The Numismatic Bibliomania Society



The E-Sylum: Volume 13, Number 43, October 24, 2010, Article 18


Regarding our earlier discussion of prices, values, and rarity in numismatic books Duane H. Feisel writes:

The attached file provides my approach to whether to use price or rarity in a numismatic listing catalog. The answer is neither – value is the key as argued in the attached. This approach was used in my Token and Medal Society Mishler gold medal awarding-winning catalogs of California Encased and Sticker Coins and of Pre-Prohibition California Saloon tokens.

Thanks for providing the text! An extensive excerpt is below. To save space I've edited out a lengthy list of factors that influence the desirability of California saloon tokens, which include attributes common to all numismatic items (like rarity and denomination) and attributes specific to saloon tokens (like an unusual saloon name). An excellent treatment of the subject. For illustration I've included an image of a California saloon token provided earlier by Fred Holabird. -Editor

Lone Star Saloon token It is the age-old question. The one thing that most everyone – collector, trader, buyer, seller – wants to know. “What's it worth?” That question is behind every transaction whether it be a sale, trade or purchase. There is only one answer: value is what a willing buyer (or trader) will pay to a willing seller (or trader). While that isn't really very helpful to most people, it is the real answer to “What's it worth?”

Some token catalogs attempt to provide a rarity rating (the number of pieces known to exist) and then relate rarity to value. However, except for a catalog of the most limited scope, it must be recognized that a rarity rating is at best an educated guess. How can the cataloger possibly poll every collector (and non-collector) to create a census for every item in the catalog? That is an impossible task.

Even if a fairly accurate rarity can be established, is there really any direct connection between rarity and value? Often, not. Say there is a modern wooden nickel that has been misprinted – only one example exists, so it would be of the highest rarity – it's unique. The only way this item would have any value at all is if there is a demand for it. How many collectors would be interested in a modern misprinted wooden nickel? Probably not very many. The point is, rarity by itself means very little. Demand must be considered.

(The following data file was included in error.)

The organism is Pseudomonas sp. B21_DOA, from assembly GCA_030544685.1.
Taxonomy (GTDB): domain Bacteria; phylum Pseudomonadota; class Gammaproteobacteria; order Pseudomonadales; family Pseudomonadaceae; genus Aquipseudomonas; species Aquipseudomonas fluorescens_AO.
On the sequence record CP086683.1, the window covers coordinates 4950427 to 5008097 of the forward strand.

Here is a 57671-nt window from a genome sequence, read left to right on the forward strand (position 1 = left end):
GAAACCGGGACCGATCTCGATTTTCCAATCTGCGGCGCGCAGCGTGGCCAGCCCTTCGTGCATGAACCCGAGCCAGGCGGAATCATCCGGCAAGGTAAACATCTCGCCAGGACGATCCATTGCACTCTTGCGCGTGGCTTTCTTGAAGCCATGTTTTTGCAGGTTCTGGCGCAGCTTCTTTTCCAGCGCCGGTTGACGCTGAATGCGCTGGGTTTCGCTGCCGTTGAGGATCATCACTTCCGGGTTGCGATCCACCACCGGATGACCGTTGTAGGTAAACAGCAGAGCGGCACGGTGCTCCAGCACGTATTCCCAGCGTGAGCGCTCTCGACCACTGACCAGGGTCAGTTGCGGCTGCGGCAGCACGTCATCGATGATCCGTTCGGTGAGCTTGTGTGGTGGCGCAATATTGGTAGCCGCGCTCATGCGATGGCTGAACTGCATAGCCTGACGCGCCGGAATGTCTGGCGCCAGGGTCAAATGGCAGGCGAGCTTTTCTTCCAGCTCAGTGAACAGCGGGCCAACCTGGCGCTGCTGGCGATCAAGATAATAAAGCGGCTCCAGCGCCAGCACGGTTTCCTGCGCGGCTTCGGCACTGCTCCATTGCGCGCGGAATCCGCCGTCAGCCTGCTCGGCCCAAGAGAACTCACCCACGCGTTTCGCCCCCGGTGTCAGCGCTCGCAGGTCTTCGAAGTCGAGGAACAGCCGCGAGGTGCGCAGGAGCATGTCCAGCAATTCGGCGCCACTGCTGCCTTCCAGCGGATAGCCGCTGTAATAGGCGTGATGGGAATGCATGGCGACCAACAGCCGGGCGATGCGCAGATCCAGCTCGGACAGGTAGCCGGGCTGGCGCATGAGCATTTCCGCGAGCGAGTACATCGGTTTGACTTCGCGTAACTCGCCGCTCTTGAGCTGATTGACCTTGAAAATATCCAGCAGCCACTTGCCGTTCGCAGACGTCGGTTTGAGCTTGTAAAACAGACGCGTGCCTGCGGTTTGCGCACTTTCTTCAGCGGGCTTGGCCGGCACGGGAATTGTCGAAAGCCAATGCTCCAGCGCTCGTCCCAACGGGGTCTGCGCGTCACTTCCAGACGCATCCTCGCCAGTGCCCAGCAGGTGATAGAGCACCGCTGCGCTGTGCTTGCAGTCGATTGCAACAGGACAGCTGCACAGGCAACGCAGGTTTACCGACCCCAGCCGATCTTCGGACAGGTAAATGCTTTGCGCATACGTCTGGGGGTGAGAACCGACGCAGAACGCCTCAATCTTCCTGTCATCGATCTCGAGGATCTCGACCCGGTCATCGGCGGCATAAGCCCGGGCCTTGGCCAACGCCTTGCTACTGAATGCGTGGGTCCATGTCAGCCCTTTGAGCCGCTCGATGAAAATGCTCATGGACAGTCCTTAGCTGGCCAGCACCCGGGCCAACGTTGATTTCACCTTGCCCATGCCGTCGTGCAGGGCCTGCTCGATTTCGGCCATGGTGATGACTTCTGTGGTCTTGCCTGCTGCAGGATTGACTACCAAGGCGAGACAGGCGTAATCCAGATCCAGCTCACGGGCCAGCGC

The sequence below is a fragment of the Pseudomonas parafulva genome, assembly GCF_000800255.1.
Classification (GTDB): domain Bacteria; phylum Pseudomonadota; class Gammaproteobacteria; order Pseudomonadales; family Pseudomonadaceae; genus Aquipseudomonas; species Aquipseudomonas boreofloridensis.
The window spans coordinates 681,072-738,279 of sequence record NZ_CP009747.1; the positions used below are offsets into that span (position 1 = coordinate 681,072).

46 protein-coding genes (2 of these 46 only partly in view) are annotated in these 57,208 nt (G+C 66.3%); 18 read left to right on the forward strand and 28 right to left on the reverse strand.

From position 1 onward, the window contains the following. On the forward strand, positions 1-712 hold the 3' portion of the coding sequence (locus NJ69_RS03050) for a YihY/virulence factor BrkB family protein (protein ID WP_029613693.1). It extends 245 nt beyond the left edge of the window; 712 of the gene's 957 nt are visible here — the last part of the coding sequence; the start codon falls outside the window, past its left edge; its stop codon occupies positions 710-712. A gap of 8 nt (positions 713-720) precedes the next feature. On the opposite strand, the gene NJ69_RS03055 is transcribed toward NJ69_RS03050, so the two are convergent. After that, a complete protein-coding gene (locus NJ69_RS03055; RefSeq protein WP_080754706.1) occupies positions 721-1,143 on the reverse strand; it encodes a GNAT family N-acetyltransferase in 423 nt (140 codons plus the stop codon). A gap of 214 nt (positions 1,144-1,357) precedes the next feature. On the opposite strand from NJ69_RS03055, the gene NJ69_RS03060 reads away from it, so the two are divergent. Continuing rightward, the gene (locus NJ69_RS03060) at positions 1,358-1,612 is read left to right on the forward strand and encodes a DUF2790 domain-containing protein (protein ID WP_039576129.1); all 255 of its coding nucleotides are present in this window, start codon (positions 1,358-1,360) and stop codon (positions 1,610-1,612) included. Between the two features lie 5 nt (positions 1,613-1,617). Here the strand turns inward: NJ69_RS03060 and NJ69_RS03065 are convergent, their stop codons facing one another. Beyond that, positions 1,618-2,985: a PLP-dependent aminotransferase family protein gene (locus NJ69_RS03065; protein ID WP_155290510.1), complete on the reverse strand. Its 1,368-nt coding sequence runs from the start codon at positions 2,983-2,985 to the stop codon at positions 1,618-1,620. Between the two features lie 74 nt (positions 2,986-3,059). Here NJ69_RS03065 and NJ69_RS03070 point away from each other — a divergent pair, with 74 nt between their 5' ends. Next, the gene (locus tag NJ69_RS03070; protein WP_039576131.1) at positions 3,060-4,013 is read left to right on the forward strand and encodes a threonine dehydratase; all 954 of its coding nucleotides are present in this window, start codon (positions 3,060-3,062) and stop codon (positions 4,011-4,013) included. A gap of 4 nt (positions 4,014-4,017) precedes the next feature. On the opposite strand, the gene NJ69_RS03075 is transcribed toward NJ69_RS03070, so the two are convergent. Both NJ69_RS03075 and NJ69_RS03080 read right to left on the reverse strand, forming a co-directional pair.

What are some of the factors that affect demand? There probably are as many different approaches to collecting anything as there are collectors interested in a specific item for whatever reason. The number of people wanting a specific item is the demand. Still, demand itself is but one factor in trying to come up with a value.

Perhaps “Desirability Factor” (DF) is what we are looking for. The higher the Desirability Factor, the more valuable the item for a given rarity and demand. Many different considerations result in the final DF – and the buyer and the seller may have different opinions of what constitutes desirability. These opinions may be termed “perceived value.”

The Desirability Factor (DF) is what eventually determines value. The buyer mentally develops his “perceived value,” and the seller also mentally develops his own “perceived value.” Perhaps a sale or trade is consummated when the buyer mentally perceives a value higher than the value perceived by the seller.

This catalog provides an Estimated Value for each item that is fully listed. This EV is based on a piece in average circulated condition.

The Estimated Value (EV) attempts to take into account the Desirability Factors that may apply to the item. It is anticipated that perhaps 80% of the sales of an item will be within the price range of the EV – sometimes toward the high end, sometimes toward the low end. The value location within the EV range will depend on the weights given to the various desirability factors that affect value in the minds of the buyer and the seller – “perceived value.” Indeed, there may be sales outside the EV range when the buyer and seller both agree that, for whatever reason, the item has a lower or greater perceived value.

Complicated? Perhaps. There really is no simple answer.

Realistic? Certainly. Isn't this what really happens when a collectible item changes hands?

To read the earler E-Sylum article, see: MORE ON PRICES AND VALUES IN NUMISMATIC BOOKS (

Wayne Homren, Editor

NBS ( Web

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